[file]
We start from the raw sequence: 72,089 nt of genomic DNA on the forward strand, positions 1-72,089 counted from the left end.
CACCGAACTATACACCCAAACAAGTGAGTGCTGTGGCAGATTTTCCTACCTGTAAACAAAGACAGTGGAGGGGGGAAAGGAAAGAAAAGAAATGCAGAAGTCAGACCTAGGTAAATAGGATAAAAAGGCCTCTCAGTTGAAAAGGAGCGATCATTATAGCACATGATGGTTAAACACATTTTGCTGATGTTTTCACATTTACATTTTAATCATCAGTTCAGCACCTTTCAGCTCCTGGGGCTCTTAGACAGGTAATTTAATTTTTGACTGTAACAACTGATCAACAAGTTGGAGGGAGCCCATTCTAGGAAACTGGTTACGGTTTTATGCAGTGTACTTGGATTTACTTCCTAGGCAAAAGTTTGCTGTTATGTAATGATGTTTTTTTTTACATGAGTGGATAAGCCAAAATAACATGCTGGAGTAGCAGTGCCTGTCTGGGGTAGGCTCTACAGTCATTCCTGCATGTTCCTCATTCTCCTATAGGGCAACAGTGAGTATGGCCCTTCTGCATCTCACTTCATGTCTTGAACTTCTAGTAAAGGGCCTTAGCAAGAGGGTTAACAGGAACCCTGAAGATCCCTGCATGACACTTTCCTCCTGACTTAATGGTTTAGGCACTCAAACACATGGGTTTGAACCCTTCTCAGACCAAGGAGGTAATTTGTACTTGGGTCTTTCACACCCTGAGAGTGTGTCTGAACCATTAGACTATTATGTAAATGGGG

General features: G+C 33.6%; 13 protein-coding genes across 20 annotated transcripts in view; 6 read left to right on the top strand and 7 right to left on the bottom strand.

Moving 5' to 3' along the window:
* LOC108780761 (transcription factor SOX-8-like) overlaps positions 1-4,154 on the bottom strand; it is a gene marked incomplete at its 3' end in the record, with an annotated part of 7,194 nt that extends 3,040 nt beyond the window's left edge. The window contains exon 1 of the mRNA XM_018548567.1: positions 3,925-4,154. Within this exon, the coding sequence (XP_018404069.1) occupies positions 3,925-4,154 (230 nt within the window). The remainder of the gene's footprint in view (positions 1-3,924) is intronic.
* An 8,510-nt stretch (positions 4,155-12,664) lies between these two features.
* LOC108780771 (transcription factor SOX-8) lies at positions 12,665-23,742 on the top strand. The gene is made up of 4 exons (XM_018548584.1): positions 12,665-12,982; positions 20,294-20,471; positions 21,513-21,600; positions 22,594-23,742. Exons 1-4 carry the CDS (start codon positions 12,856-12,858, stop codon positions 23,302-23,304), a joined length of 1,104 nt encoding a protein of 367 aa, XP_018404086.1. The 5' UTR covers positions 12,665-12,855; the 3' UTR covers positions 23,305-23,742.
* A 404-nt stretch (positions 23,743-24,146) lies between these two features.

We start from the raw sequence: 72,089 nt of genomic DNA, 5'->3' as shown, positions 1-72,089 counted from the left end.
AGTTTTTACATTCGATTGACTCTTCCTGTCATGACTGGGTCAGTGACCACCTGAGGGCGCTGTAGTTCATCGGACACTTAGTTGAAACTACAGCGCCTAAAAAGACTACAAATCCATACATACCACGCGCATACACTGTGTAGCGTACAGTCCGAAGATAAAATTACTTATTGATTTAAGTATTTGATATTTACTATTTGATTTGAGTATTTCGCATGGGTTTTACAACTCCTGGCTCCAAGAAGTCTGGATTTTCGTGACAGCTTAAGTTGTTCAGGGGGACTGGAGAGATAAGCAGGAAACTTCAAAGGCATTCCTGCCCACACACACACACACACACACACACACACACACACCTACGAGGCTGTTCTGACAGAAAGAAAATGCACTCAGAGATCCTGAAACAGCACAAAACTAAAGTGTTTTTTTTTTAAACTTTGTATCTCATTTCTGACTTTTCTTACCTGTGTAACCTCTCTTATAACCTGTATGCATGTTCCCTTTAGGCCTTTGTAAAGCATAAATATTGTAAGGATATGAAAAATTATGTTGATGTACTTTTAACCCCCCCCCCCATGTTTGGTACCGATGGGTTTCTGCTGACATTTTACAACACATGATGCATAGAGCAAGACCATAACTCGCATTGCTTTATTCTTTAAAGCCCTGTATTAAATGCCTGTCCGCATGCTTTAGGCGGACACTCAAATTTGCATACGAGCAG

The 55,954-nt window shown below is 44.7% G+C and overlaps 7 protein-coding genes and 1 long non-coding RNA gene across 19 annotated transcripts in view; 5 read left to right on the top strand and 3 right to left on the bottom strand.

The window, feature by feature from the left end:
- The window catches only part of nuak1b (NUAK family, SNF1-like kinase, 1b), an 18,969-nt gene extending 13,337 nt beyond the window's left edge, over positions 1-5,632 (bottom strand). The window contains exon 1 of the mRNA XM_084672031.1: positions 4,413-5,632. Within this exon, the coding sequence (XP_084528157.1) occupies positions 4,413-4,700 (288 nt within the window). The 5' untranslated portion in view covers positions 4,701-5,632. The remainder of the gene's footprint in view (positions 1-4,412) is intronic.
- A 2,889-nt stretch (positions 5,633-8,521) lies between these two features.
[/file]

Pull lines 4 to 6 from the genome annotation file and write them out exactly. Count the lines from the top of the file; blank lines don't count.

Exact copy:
Moving 5' to 3' along the window:
* LOC108780761 (transcription factor SOX-8-like) overlaps positions 1-4,154 on the bottom strand; it is a gene marked incomplete at its 3' end in the record, with an annotated part of 7,194 nt that extends 3,040 nt beyond the window's left edge. The window contains exon 1 of the mRNA XM_018548567.1: positions 3,925-4,154. Within this exon, the coding sequence (XP_018404069.1) occupies positions 3,925-4,154 (230 nt within the window). The remainder of the gene's footprint in view (positions 1-3,924) is intronic.
* An 8,510-nt stretch (positions 4,155-12,664) lies between these two features.